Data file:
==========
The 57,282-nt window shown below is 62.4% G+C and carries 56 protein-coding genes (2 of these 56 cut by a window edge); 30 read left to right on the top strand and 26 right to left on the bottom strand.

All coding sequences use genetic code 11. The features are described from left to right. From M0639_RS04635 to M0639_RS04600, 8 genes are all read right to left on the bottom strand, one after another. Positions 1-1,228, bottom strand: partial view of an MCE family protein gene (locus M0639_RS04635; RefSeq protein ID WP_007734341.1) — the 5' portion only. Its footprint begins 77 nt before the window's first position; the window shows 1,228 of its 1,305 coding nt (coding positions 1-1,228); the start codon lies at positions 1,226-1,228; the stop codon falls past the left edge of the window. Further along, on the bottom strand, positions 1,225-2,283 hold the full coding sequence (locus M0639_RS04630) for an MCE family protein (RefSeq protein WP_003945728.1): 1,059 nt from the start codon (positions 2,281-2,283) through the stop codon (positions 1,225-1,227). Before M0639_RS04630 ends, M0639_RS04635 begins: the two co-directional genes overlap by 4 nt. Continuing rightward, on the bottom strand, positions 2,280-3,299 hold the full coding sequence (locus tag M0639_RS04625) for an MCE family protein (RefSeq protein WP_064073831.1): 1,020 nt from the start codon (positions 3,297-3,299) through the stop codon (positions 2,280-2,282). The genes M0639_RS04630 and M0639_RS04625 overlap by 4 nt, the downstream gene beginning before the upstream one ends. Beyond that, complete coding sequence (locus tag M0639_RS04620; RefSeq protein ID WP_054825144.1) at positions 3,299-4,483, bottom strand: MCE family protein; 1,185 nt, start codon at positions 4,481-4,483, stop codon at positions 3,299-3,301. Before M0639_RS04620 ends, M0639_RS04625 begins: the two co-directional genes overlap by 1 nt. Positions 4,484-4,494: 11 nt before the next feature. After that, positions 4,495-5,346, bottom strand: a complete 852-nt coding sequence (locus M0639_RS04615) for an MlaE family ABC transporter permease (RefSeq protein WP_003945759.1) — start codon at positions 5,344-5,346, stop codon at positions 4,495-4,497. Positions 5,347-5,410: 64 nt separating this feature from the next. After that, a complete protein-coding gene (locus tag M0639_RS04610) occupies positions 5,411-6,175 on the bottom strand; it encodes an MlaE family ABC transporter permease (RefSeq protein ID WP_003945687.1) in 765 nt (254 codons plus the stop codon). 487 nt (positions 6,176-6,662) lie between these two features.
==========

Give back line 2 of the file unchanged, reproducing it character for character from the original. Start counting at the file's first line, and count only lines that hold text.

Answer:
All coding sequences use genetic code 11. The features are described from left to right. From M0639_RS04635 to M0639_RS04600, 8 genes are all read right to left on the bottom strand, one after another. Positions 1-1,228, bottom strand: partial view of an MCE family protein gene (locus M0639_RS04635; RefSeq protein ID WP_007734341.1) — the 5' portion only. Its footprint begins 77 nt before the window's first position; the window shows 1,228 of its 1,305 coding nt (coding positions 1-1,228); the start codon lies at positions 1,226-1,228; the stop codon falls past the left edge of the window. Further along, on the bottom strand, positions 1,225-2,283 hold the full coding sequence (locus M0639_RS04630) for an MCE family protein (RefSeq protein WP_003945728.1): 1,059 nt from the start codon (positions 2,281-2,283) through the stop codon (positions 1,225-1,227). Before M0639_RS04630 ends, M0639_RS04635 begins: the two co-directional genes overlap by 4 nt. Continuing rightward, on the bottom strand, positions 2,280-3,299 hold the full coding sequence (locus tag M0639_RS04625) for an MCE family protein (RefSeq protein WP_064073831.1): 1,020 nt from the start codon (positions 3,297-3,299) through the stop codon (positions 2,280-2,282). The genes M0639_RS04630 and M0639_RS04625 overlap by 4 nt, the downstream gene beginning before the upstream one ends. Beyond that, complete coding sequence (locus tag M0639_RS04620; RefSeq protein ID WP_054825144.1) at positions 3,299-4,483, bottom strand: MCE family protein; 1,185 nt, start codon at positions 4,481-4,483, stop codon at positions 3,299-3,301. Before M0639_RS04620 ends, M0639_RS04625 begins: the two co-directional genes overlap by 1 nt. Positions 4,484-4,494: 11 nt before the next feature. After that, positions 4,495-5,346, bottom strand: a complete 852-nt coding sequence (locus M0639_RS04615) for an MlaE family ABC transporter permease (RefSeq protein WP_003945759.1) — start codon at positions 5,344-5,346, stop codon at positions 4,495-4,497. Positions 5,347-5,410: 64 nt separating this feature from the next. After that, a complete protein-coding gene (locus tag M0639_RS04610) occupies positions 5,411-6,175 on the bottom strand; it encodes an MlaE family ABC transporter permease (RefSeq protein ID WP_003945687.1) in 765 nt (254 codons plus the stop codon). 487 nt (positions 6,176-6,662) lie between these two features.